For the first time in years (maybe ever), I had my QuiltCon entries submitted prior to the final day!
This week was the big deadline for QuiltCon 2024 contest quilts, and I have four entries this time around. I submitted three quilts to judged categories and one quilt to a special exhibit. In a typical year, less than one in four entries gets accepted, and I have frequently been incorrect about which (if any) of my quilts will get accepted to the show. Each entrant can enter as many quilts as they would like, but no more than four will be included in the actual show.
Quilts in the Small Quilts Category must have a perimeter of 119″ or smaller. Most categories require quilts to have a perimeter of 120″ or large, so this category tends to include a wide range of styles and techniques.
Tipsy explores Viva Magenta, the Pantone 2023 color of the year, and the use of line in a quilted composition. Line-work in most art forms exists primarily as dark lines applied to a light background. This piece flips that expectation by using mostly white lines within the pieced composition. Based on an improvisational log cabin, the narrow pieced lines hold great visual weight by appearing to tip the central composition off-center. The tilting effect is enhanced with the overlay of a quilted grid running parallel to the edges of the quilt. This highly regular ½” grid is created with 28-weight thread. The heavier thread weight enhances the juxtaposition of regular, regimented lines with the spontaneous effect of the semi-improvisational piecing.
Next Verse, Different Than the First
American Patchwork & Quilting Super Scrappy Quilting Challenge
Quilts in this category must include a minimum of 30 different fabrics in the quilt top, not including the backing or binding. Next Verse, Different Than the First has over 40 fabrics in the quilt top.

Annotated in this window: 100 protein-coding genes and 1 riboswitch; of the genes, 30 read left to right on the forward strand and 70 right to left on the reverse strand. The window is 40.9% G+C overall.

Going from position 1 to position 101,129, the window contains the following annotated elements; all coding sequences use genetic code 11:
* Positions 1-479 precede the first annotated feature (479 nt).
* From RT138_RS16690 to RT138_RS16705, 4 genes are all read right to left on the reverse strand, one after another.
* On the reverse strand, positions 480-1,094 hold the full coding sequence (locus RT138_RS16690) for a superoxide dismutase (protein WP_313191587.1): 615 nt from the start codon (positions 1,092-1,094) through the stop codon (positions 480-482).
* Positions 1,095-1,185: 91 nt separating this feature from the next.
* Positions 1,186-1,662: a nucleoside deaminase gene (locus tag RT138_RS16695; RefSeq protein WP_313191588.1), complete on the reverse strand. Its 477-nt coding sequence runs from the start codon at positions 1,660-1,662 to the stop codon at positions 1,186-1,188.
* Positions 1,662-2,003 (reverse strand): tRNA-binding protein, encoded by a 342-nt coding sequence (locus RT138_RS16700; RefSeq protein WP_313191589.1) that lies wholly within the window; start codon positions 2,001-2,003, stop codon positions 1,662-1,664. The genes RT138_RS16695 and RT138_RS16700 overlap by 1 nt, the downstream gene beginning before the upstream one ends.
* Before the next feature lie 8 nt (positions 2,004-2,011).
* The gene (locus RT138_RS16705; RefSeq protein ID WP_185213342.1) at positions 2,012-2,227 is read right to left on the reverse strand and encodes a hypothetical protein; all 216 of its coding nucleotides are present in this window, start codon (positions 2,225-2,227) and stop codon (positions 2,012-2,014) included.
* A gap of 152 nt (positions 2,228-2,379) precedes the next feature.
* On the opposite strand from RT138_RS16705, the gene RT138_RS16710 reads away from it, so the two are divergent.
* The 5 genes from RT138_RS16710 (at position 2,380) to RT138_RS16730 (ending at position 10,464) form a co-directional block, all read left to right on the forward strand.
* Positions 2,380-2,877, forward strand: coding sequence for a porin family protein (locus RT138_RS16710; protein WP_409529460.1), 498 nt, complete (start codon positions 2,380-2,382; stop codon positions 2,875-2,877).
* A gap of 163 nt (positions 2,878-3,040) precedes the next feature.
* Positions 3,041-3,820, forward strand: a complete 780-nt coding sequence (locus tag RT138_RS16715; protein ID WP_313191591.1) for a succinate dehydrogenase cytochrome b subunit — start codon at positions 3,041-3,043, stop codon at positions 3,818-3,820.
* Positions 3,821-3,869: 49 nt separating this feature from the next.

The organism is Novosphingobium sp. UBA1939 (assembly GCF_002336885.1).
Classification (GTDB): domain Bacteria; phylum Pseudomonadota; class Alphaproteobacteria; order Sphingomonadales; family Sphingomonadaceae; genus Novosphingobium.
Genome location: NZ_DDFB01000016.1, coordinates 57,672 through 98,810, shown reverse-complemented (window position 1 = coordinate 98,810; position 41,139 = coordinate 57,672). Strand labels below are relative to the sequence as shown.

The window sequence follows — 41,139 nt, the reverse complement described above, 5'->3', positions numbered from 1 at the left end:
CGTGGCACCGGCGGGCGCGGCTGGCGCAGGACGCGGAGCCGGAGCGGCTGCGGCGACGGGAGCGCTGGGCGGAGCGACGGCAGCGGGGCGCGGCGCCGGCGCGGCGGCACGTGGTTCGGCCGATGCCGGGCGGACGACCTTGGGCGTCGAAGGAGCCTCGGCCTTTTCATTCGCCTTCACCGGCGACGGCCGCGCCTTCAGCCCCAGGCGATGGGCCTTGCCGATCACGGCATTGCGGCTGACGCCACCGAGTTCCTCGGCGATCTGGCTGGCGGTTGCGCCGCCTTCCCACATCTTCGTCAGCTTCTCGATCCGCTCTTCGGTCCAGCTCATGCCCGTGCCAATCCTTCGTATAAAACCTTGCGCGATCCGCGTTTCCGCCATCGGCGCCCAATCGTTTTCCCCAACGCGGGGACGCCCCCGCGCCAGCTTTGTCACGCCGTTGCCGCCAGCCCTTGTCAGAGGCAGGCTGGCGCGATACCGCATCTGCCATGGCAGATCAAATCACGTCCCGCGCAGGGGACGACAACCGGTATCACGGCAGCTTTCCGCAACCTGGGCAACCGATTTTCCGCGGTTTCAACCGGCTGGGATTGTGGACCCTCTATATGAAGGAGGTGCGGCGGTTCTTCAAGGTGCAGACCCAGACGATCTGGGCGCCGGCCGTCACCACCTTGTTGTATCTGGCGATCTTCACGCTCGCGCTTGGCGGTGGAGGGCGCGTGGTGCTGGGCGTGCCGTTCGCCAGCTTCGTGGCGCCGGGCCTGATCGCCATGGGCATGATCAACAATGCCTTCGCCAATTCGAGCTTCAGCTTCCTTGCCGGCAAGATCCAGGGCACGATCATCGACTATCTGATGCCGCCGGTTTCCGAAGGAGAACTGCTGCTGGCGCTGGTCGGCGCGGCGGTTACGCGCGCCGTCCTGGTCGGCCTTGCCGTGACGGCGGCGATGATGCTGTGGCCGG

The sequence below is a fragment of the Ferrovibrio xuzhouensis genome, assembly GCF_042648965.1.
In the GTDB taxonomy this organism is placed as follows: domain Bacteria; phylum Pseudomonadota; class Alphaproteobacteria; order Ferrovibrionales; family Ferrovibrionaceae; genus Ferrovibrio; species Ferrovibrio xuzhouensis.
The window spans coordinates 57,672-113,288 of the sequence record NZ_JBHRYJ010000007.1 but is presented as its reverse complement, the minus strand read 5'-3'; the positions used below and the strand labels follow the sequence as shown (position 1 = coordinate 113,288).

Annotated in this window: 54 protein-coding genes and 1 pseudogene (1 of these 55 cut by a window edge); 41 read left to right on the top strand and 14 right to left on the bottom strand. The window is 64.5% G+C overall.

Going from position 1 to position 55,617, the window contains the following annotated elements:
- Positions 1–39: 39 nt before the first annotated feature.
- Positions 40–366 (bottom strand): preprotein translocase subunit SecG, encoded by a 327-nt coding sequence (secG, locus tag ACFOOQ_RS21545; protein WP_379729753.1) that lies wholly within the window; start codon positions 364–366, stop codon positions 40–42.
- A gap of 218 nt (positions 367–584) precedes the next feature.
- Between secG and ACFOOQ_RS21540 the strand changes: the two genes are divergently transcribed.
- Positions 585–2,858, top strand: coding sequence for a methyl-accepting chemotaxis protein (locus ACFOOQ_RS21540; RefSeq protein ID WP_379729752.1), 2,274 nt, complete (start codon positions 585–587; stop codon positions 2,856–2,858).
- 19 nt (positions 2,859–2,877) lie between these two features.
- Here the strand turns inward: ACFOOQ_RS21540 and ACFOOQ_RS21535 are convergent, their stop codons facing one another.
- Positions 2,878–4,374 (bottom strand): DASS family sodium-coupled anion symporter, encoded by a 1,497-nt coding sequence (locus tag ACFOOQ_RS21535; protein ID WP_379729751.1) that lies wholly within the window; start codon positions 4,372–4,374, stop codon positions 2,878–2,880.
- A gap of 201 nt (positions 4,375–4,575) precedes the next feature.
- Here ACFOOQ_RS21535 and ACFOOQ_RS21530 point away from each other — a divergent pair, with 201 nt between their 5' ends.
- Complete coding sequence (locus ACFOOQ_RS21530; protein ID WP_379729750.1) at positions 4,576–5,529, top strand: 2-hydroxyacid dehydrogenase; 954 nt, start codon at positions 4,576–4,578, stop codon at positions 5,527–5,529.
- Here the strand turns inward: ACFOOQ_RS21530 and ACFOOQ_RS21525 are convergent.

How do scraps from one project take on a new life? Emergence, the predecessor of this quilt, was created from start to finish in the 100 days leading up to QuiltCon Together. When the virtual event kicked off, a pile of fabric strips was left next to my sewing machine. As I watched lectures, I used those scraps with additional solids, prints, and hand-dyed fabrics from my stash to create the quilt top for Next Verse, Different Than the First.
100 Days of Greenery
This was my easiest category decision of the year- an appliqué quilt for the appliqué category!
Photographs captured of a wide variety of plant life at the local botanical garden inspired this hand needle turn appliqué quilt. Using AutoCAD, I translated these images into a template line drawing. Over the course of 100 days, each section of the line drawing was cut from a separate piece of fabric and the background ombré fabric was revealed during the appliqué process, creating a stained glass-like effect. The gridded quilting is reminiscent of observing the outdoor world through a window screen.
Keeping It 100
This category is for a special exhibit. The quilts for this exhibit must get juried into the show, but the quilts accepted do not get judged and are not eligible for awards.
This is one of the three quilts I had rejected from QuiltCon 2023, and the only one I decided to re-enter. Why this one and not the others? Last year I entered this piece into the piecing category, but I’m not sure that was a particularly good category fit for the overall design. When the Maximalism Exhibit was announced, I decided to give this one another chance in a category that embraces the strongest design element of the quilt.
Stripes were the theme of my first 100-day project for 2022. Between January 1st and April 10th, I explored the use of stripes in my quilting practice. Piecing techniques included inserting ⅛ ” wide strips, interleaving, Y-seams, and traditional piecing methods. As the quilt grew from the inside outward, I focused on how I could use the contrast (or lack of contrast) in the striped components to draw the viewer’s eye around the composition.
This quilt was edge-to-edge quilted with the design U-Turn by Bethanne Nemesh.
What Happens Next?
All of the quilt contest entries are now in the hands of the jury. These individuals are anonymous during the jurying process, and remain anonymous forever unless they choose to reveal their jury participation at a later date.
If you are interested in what happens during the jury process, a few former jurors have written about their experiences:
Modern Quilt Guild Members can also read more about the jurying and judging process here. (QuiltCon is run by The MQG and you must be a member to enter the show.)
Now we wait for results which typically arrive in mid-December. Even though this feels like forever to wait, it is actually a short amount of time compared to the jurying period for many shows.